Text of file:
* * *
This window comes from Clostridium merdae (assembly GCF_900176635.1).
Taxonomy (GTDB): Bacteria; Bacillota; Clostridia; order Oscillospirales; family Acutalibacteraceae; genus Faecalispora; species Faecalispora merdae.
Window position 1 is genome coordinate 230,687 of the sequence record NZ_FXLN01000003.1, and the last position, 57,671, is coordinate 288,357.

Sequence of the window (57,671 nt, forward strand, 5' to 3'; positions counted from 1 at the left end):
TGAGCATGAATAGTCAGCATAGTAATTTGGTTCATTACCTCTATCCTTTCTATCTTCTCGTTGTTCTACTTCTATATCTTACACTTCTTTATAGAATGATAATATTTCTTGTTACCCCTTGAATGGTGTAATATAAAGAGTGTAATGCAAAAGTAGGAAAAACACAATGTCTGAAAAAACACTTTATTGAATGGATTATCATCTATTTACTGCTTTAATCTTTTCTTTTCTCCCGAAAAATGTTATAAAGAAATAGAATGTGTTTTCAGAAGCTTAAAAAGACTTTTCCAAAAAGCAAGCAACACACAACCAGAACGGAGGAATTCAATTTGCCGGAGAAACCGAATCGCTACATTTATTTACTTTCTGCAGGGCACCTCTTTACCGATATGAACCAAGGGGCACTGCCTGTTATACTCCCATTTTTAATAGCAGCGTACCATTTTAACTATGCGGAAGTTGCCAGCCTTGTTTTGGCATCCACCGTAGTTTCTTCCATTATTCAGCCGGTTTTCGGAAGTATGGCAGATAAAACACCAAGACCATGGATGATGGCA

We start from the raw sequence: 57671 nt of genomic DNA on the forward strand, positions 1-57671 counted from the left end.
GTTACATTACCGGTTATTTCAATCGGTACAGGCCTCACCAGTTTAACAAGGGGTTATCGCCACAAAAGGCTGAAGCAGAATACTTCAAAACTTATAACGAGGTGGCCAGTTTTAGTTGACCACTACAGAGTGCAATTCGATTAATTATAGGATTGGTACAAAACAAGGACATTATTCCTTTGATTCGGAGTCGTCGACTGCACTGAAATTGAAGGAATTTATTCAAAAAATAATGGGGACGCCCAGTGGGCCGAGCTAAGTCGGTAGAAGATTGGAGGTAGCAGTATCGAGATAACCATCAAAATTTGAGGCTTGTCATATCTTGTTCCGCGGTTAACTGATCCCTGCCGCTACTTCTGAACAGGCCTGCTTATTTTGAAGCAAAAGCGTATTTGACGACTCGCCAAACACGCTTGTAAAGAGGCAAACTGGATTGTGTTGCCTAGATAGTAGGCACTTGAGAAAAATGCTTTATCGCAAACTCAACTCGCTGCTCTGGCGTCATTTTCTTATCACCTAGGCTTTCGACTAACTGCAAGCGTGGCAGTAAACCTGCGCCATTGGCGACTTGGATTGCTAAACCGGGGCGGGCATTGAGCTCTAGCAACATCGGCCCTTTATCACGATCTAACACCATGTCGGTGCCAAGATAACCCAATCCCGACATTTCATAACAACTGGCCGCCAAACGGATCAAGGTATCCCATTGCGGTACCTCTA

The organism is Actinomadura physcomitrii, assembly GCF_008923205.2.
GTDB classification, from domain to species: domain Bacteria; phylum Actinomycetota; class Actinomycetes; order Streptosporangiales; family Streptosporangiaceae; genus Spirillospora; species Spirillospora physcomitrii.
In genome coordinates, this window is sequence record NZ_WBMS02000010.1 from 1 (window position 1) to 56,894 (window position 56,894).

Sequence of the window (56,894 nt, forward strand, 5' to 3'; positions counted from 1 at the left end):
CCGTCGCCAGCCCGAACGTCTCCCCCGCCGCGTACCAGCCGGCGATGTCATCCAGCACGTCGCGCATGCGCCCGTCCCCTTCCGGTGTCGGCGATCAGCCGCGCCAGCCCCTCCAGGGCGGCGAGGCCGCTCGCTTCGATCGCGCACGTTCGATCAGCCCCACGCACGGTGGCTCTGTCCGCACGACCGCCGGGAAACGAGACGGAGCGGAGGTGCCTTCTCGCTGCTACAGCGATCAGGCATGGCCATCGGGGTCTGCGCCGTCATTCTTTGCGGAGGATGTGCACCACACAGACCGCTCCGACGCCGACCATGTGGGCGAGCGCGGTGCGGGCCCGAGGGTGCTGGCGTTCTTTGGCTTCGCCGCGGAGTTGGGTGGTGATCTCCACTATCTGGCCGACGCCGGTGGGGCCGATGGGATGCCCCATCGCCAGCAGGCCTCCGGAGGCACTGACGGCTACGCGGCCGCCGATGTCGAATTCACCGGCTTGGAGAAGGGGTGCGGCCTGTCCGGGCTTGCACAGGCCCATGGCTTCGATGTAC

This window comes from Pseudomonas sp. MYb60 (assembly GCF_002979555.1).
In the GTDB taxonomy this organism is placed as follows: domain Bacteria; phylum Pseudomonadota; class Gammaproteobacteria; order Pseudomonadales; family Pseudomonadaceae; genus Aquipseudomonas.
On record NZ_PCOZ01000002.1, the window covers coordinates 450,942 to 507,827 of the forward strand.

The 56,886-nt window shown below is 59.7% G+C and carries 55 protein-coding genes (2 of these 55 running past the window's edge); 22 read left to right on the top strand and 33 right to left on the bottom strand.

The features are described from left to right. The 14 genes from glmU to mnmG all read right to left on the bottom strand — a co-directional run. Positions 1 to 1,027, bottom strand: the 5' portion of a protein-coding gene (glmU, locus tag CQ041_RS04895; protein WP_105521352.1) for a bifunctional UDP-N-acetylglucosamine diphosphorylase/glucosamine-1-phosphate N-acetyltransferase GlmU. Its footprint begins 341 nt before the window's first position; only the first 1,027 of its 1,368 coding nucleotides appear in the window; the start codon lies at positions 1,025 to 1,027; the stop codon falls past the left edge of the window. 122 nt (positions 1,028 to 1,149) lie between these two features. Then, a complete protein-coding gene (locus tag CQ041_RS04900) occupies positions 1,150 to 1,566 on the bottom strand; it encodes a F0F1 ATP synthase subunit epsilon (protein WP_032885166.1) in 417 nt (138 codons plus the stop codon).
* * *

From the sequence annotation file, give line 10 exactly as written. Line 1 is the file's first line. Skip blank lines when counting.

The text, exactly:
In genome coordinates, this window is sequence record NZ_WBMS02000010.1 from 1 (window position 1) to 56,894 (window position 56,894).